First the bad news:
If Higgs Boson Calculations Are Right, A Catastrophic ‘Bubble’ Could End Universe
Now the good news:
Earth will likely be long gone before any Higgs boson particles set off an apocalyptic assault on the universe. Physicists expect the sun to burn out in 4.5 billion years or so, and expand, likely engulfing Earth in the process.
t a couple of town hall meetings in Arizona on Tuesday, John McCain got in a scrap with know-nothings over immigration reform. These are the same ignorant folks McCain pandered to during his last election, so he damn well deserved it.
Here’s how the AP reported part of the pushback:
“There are 11 million people living here illegally,” [McCain] said. “We are not going to get enough buses to deport them.”
Some audience members shouted out their disapproval.
One man yelled that only guns would discourage undocumented immigration. Another man complained that undocumented immigrants should never be able to become citizens or vote. A third man said undocumented immigrants were illiterate invaders who wanted free government benefits.
McCain urged compassion. “We are a Judeo-Christian nation,” he said.
“A Judeo-Christian nation”? The senator apparently doesn’t understand Judeo-Christian compassion, at least the kind we see on display these days. From USA Today:
BEAUMONT, TEXAS — Pastor James McAbee believes the Scriptures can tame temptation and wash away sins.
But he’ll tell you that nothing repels true evil like a well-placed, loaded Glock .40-caliber pistol.
Speaking in strange tongues, the Assembly of God preacher said:
I preach peace. Having a firearm keeps the peace.
A piece keeps the peace? Amen, say all the followers of Jesus, the gun-toting Prince of Peace.
he Washington Post’s Wonkblog published an article titled, “Wal-Mart’s freaking out about the economy. Should the rest of us?” It began by citing comments from “a couple of internal e-mails from Wal-Mart executives panicking about the company’s worst sales start in seven years” :
Well, we just had one of those weeks here at Walmart U.S. Where are all the customers? And where’s their money?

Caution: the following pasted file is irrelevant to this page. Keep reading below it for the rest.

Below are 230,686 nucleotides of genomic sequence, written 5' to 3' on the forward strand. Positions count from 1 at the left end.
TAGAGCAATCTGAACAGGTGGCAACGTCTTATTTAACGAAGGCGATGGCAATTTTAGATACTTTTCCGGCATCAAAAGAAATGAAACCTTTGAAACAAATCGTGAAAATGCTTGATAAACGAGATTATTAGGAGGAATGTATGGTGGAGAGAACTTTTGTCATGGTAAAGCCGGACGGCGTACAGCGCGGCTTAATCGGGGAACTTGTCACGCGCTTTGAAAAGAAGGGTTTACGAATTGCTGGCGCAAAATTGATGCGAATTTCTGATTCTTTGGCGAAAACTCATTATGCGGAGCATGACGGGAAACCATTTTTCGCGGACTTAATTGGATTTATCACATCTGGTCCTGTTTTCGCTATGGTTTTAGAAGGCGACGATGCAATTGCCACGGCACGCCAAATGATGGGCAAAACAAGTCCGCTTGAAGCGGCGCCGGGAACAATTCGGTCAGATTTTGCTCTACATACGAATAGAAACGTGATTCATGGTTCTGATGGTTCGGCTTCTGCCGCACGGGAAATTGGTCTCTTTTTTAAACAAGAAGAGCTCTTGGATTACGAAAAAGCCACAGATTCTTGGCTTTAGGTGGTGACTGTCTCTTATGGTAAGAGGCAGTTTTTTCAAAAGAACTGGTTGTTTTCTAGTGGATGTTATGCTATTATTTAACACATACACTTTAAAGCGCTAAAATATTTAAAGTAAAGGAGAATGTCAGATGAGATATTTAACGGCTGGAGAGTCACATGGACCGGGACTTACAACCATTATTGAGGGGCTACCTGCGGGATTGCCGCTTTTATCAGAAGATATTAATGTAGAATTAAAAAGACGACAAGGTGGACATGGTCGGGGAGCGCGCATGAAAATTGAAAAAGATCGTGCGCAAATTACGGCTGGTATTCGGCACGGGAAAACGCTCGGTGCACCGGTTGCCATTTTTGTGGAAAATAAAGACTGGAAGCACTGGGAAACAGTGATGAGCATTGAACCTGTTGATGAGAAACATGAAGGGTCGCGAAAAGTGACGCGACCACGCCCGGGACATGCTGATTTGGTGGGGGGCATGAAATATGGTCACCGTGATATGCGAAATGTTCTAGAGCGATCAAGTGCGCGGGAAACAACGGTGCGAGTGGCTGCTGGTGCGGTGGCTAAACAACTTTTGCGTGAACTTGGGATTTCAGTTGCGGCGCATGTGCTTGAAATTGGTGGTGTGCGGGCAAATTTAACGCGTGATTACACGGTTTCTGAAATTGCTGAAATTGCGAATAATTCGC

Where’s their money? Heck, that’s an easy one. The Walton family finally has it all!
That’s a total of $115.5 billion. Those folks need to do a little more shopping at Wal-Mart!
inally, there is the case of Dan Friedman, a reporter for the New York Daily News. He has come forward to admit it was he who, accidentally, started all those weird stories about yet-to-be-confirmed Chuck Hagel speaking to “Friends of Hamas”:
Here’s what happened: When rumors swirled that Hagel received speaking fees from controversial organizations, I attempted to check them out.
On Feb. 6, I called a Republican aide on Capitol Hill with a question: Did Hagel’s Senate critics know of controversial groups that he had addressed?
Hagel was in hot water for alleged hostility to Israel. So, I asked my source, had Hagel given a speech to, say, the “Junior League of Hezbollah, in France”? And: What about “Friends of Hamas”?
The names were so over-the-top, so linked to terrorism in the Middle East, that it was clear I was talking hypothetically and hyperbolically. No one could take seriously the idea that organizations with those names existed — let alone that a former senator would speak to them.
“No one could take seriously the idea”? Huh? We’re talking about crazy people here. HuffPo describes what happened next:
The following day, an article appeared on the conservative website Breitbart.com with the headline, “SECRET HAGEL DONOR?: WHITE HOUSE SPOX DUCKS QUESTION ON ‘FRIENDS OF HAMAS.'” Conservative pundits, including Mike Huckabee, and other websites also addressed the rumor. It even came up during a Fox Business segment with host Lou Dobbs.
Any accusation against the President or anyone in anyway connected to his administration must be treated as a fact based truth until otherwise proven false.